Can we have a group hug
~Mike
     
Maflynn  (op)
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Nov 5, 2010, 11:06 AM
 
Originally Posted by Spheric Harlot View Post
Cearly, you were dreaming in a complete vacuum.
Actually you were right, but people including me were hoping that the 13" MBP would be updated. I wasn't holding out too much hope.
~Mike
     
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Nov 5, 2010, 11:09 AM
 

It'll be much easier if you just comply.
     
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Nov 5, 2010, 11:13 AM
 
How about a Mac mini with fiber channel built in? You could make some pretty mean server clusters.
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Nov 5, 2010, 11:15 AM
 
Now preloaded with Mac OS X Server, the Mac Pro tower form factor can be deployed in an office environment on or under a desk, or in a data center environment on a shelf in a rack with two units per 12U.
Could be that the next MP revision is rackable-in-an-emergency, ie a regular tower that happens to be 19" high (current is 20.1", including the "feet" and "handles") and can be fitted with the correct fastenings for racking. Right now you'd probably have to jiggle it in and place it on a shelf.

EDIT: In the text I quoted, Apple probably means that you stand two of them up on a shelf in a rack. Hardly efficient.

Slightly amusing that the server version of the MP has a 5770.
( Last edited by P; Nov 5, 2010 at 11:40 AM. )
The new Mac Pro has up to 30 MB of cache inside the processor itself. That's more than the HD in my first Mac. Somehow I'm still running out of space.
     
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Nov 5, 2010, 11:17 AM
 
Ooo. Revamped Mac mini Server could be the first Apple product with Light Peak that could be configured for clustering.
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Nov 5, 2010, 11:18 AM
 
Originally Posted by ajprice View Post
lol every server needs a 1GB video card.
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Maflynn  (op)
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Nov 5, 2010, 11:32 AM
 
so is 3,000 a good price?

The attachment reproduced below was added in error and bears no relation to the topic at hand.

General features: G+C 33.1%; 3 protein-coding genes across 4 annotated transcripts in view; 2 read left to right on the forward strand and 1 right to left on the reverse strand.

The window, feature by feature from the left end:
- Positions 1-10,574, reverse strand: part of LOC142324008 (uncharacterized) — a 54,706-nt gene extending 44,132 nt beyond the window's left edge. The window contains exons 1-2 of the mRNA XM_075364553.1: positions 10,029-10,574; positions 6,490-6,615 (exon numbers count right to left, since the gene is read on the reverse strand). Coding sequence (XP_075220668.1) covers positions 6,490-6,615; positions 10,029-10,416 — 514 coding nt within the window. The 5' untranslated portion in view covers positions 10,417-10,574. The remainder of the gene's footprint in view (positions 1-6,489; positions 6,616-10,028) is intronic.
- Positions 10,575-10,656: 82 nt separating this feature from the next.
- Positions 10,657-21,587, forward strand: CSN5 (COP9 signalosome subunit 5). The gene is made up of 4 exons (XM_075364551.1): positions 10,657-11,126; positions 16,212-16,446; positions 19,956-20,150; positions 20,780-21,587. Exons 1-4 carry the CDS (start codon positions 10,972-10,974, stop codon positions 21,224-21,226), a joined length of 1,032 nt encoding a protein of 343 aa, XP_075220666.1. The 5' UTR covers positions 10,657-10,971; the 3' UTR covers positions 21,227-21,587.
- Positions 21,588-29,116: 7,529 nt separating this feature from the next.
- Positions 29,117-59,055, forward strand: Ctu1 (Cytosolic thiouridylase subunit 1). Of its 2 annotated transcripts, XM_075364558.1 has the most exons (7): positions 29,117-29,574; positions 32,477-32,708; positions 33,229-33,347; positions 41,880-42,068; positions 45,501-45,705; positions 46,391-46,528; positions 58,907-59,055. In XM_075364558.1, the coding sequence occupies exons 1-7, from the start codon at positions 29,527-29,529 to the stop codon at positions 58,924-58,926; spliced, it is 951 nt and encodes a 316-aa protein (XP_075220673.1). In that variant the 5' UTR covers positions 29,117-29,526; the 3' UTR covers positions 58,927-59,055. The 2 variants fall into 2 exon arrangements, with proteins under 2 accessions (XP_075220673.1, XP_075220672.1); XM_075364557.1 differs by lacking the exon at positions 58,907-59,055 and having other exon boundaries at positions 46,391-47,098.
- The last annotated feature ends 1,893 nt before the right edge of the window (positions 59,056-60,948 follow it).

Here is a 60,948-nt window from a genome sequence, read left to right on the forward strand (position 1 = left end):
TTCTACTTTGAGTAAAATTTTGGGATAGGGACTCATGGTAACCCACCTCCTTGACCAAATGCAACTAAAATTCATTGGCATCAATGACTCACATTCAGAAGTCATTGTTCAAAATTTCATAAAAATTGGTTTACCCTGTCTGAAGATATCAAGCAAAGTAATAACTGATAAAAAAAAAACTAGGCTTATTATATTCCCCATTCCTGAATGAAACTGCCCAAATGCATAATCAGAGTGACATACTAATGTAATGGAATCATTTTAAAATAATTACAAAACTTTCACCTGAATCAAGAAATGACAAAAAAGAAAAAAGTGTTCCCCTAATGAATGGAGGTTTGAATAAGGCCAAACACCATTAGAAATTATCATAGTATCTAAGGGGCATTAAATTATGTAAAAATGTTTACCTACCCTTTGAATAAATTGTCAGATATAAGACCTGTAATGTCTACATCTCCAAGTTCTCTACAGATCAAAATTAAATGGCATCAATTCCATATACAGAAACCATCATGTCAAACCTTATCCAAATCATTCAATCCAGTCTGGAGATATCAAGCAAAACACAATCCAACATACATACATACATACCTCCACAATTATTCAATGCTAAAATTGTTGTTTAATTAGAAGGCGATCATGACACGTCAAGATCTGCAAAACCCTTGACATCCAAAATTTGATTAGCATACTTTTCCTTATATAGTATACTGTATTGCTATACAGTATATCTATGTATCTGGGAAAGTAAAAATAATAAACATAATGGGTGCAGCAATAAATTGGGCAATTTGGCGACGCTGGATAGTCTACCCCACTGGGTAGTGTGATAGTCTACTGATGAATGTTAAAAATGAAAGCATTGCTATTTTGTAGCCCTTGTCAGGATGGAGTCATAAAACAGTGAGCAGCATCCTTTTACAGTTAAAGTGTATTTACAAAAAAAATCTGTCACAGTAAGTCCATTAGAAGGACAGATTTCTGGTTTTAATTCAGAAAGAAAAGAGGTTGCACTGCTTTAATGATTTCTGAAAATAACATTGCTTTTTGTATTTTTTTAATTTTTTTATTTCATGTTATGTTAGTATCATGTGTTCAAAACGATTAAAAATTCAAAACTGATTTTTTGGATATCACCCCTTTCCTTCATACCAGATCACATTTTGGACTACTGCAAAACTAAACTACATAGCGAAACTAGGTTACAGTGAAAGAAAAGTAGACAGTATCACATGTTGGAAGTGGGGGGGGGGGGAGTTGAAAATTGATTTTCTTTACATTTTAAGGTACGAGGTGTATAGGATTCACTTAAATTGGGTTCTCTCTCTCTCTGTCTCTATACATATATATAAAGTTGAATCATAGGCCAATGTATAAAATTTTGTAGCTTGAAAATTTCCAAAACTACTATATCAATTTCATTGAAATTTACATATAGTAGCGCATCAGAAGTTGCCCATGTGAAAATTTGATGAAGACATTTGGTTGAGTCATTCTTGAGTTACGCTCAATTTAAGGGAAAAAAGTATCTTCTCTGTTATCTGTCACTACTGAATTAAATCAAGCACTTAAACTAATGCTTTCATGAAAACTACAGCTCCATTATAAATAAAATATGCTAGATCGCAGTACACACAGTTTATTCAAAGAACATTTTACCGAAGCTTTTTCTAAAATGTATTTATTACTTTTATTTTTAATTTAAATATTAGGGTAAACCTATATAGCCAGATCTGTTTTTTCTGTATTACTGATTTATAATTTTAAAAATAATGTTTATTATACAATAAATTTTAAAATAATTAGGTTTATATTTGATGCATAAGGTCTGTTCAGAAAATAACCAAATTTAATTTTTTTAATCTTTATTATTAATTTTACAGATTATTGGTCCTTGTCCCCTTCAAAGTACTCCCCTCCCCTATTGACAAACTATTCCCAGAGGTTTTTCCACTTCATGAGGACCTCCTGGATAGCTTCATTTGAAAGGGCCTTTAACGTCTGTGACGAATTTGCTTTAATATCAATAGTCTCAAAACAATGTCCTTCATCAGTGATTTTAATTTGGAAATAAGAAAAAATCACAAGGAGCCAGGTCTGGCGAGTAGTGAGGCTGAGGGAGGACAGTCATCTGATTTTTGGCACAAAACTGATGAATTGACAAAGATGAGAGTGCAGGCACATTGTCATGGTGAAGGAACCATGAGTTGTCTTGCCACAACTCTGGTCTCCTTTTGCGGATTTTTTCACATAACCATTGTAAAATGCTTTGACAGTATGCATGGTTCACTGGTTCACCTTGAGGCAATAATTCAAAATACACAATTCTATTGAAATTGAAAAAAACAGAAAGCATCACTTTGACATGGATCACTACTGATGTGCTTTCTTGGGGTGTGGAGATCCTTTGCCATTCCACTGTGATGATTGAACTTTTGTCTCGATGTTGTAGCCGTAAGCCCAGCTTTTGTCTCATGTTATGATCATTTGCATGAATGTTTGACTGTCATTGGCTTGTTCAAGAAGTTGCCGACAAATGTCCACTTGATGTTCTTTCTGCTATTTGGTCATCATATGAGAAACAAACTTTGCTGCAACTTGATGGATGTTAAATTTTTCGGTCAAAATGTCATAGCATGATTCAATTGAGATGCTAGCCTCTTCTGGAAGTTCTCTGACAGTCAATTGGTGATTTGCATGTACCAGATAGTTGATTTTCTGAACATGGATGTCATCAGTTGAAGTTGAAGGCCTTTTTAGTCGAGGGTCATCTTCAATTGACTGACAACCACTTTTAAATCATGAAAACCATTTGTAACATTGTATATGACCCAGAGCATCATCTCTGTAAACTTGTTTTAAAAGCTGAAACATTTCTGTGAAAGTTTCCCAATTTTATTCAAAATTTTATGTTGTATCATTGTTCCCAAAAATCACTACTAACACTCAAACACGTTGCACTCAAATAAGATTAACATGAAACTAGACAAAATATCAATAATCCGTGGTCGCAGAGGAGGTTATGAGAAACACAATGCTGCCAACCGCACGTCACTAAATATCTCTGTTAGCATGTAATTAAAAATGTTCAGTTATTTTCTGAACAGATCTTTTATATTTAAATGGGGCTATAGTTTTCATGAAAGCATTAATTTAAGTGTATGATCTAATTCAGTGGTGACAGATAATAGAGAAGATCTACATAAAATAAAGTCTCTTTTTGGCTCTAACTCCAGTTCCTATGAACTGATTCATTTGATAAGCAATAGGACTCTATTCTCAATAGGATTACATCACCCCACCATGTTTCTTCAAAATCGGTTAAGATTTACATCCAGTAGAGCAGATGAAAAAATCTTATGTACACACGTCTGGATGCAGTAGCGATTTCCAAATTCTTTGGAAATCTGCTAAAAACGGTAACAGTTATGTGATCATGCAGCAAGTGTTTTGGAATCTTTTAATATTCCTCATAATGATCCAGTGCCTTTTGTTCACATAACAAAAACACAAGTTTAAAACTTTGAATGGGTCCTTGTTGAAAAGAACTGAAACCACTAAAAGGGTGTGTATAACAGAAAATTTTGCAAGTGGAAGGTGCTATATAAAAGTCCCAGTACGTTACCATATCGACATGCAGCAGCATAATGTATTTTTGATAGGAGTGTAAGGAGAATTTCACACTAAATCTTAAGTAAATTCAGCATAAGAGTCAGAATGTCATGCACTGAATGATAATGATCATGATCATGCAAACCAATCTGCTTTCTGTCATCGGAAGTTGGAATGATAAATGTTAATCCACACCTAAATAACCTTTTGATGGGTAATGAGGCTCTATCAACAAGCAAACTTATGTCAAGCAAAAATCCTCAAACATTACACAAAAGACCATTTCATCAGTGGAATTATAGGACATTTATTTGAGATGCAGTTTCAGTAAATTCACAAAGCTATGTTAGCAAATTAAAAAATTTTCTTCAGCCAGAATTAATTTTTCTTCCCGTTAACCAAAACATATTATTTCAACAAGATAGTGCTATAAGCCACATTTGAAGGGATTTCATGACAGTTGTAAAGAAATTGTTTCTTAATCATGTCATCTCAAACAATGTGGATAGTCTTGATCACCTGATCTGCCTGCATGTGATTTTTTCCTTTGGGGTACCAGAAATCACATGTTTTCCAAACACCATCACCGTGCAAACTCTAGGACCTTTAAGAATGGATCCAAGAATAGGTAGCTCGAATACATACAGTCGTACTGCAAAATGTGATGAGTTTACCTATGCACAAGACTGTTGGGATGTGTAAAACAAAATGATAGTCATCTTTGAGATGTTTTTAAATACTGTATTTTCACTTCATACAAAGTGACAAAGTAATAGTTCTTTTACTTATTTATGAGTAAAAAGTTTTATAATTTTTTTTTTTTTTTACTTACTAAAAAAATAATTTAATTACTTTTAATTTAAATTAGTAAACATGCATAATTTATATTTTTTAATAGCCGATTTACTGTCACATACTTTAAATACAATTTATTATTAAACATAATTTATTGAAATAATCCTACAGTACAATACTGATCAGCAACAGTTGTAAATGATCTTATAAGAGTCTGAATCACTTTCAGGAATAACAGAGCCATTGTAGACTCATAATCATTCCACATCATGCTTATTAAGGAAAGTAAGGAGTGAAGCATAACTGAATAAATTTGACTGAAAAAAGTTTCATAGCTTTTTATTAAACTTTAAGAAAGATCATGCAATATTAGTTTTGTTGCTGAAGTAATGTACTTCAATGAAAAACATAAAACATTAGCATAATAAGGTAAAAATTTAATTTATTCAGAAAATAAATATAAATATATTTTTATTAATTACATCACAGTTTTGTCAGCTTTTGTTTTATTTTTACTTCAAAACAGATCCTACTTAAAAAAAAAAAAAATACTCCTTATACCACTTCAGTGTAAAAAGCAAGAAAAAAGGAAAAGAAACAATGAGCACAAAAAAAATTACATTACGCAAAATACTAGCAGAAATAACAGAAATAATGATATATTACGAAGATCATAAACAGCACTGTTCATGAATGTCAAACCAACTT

The drives are not hot swappable, the video card is over kill, its not rack-able
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Nov 5, 2010, 11:32 AM
 
And it doesn't run flash.
     
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Nov 5, 2010, 11:39 AM
 
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Nov 5, 2010, 11:43 AM
 
My friends at CNN that just got finished building an x-serve-based media management system aren't pleased by the news.

And what server doesn't need a vid card with 1GB of memory? Anything less would be uncivilized.
     
besson3c
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Nov 5, 2010, 11:58 AM
 
Originally Posted by Maflynn View Post
I think there was already talk of this on this and other forums but it looks like its official engadget
So apple is dropping xserve, as it focuses on the consumer sector and gives up on the enterprise.

The word "enterprise" has always been confusing to me. Technically it means any business, so what you wrote is right, but in the industry it usually seems to refer to large business which the XServe was never intended for.
     
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Nov 5, 2010, 12:02 PM
 
Originally Posted by indigoimac View Post
They cannot be that dense -- how does Apple manage it's own network services -- if you tell me Mac Pros can just slip into those roles I'd be stunned.

I'd suspect something else is on the way, ie not a 1u device, but still rack mountable, redundant psu, LOM, etc.

A pissed-off thread has started on every mac forum I've visited this morning, so I find it very, very hard to believe they are abandoning the server market.

I'm sure Apple runs Linux-based servers... Only a fool would run a business as large as Apple's on OS X Server, although I may have just put my foot in my mouth in saying that since I *believe* that their online Mac store runs on WebObjects which I believe is Mac-only?

Then again, their online store seems to require being taken offline for maintenance frequently whenever they add a new major product
     
besson3c
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Nov 5, 2010, 12:04 PM
 
The XServe was fine, but it wasn't revolutionary hardware that could not be matched elsewhere, and OS X Server has always been meh, so I don't understand the big disappointment there except to people who already purchased xServes?
     
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Nov 5, 2010, 12:44 PM
 
Originally Posted by Maflynn View Post
so is 3,000 a good price?
The drives are not hot swappable, the video card is over kill, its not rack-able
Redundant power supplies? Nope.
     
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Nov 5, 2010, 12:52 PM
 
The Xserve was unmatchable for a while with the G5 in it. Maybe they should transition that line back to PPC?